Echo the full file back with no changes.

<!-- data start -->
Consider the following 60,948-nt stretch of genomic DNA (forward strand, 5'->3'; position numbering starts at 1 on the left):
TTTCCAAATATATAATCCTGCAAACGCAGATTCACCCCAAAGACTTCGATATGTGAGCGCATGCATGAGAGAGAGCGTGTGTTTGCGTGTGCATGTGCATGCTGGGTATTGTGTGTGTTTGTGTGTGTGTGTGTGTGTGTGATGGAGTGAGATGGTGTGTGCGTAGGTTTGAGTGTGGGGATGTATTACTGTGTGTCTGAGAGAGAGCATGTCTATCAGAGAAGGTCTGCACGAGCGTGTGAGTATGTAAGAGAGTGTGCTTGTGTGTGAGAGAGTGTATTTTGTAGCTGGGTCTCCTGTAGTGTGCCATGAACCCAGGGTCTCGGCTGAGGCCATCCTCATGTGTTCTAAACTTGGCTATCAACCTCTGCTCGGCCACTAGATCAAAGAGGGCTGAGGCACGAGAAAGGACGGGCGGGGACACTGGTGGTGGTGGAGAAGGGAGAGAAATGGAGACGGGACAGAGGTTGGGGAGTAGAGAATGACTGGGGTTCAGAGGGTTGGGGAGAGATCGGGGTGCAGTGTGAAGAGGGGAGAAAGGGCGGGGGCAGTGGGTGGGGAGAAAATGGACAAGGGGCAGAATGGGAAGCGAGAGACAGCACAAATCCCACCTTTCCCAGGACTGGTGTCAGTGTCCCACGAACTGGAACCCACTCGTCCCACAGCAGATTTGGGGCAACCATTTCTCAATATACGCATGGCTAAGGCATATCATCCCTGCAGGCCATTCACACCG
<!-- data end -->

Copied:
Consider the following 60,948-nt stretch of genomic DNA (forward strand, 5'->3'; position numbering starts at 1 on the left):
TTTCCAAATATATAATCCTGCAAACGCAGATTCACCCCAAAGACTTCGATATGTGAGCGCATGCATGAGAGAGAGCGTGTGTTTGCGTGTGCATGTGCATGCTGGGTATTGTGTGTGTTTGTGTGTGTGTGTGTGTGTGTGATGGAGTGAGATGGTGTGTGCGTAGGTTTGAGTGTGGGGATGTATTACTGTGTGTCTGAGAGAGAGCATGTCTATCAGAGAAGGTCTGCACGAGCGTGTGAGTATGTAAGAGAGTGTGCTTGTGTGTGAGAGAGTGTATTTTGTAGCTGGGTCTCCTGTAGTGTGCCATGAACCCAGGGTCTCGGCTGAGGCCATCCTCATGTGTTCTAAACTTGGCTATCAACCTCTGCTCGGCCACTAGATCAAAGAGGGCTGAGGCACGAGAAAGGACGGGCGGGGACACTGGTGGTGGTGGAGAAGGGAGAGAAATGGAGACGGGACAGAGGTTGGGGAGTAGAGAATGACTGGGGTTCAGAGGGTTGGGGAGAGATCGGGGTGCAGTGTGAAGAGGGGAGAAAGGGCGGGGGCAGTGGGTGGGGAGAAAATGGACAAGGGGCAGAATGGGAAGCGAGAGACAGCACAAATCCCACCTTTCCCAGGACTGGTGTCAGTGTCCCACGAACTGGAACCCACTCGTCCCACAGCAGATTTGGGGCAACCATTTCTCAATATACGCATGGCTAAGGCATATCATCCCTGCAGGCCATTCACACCG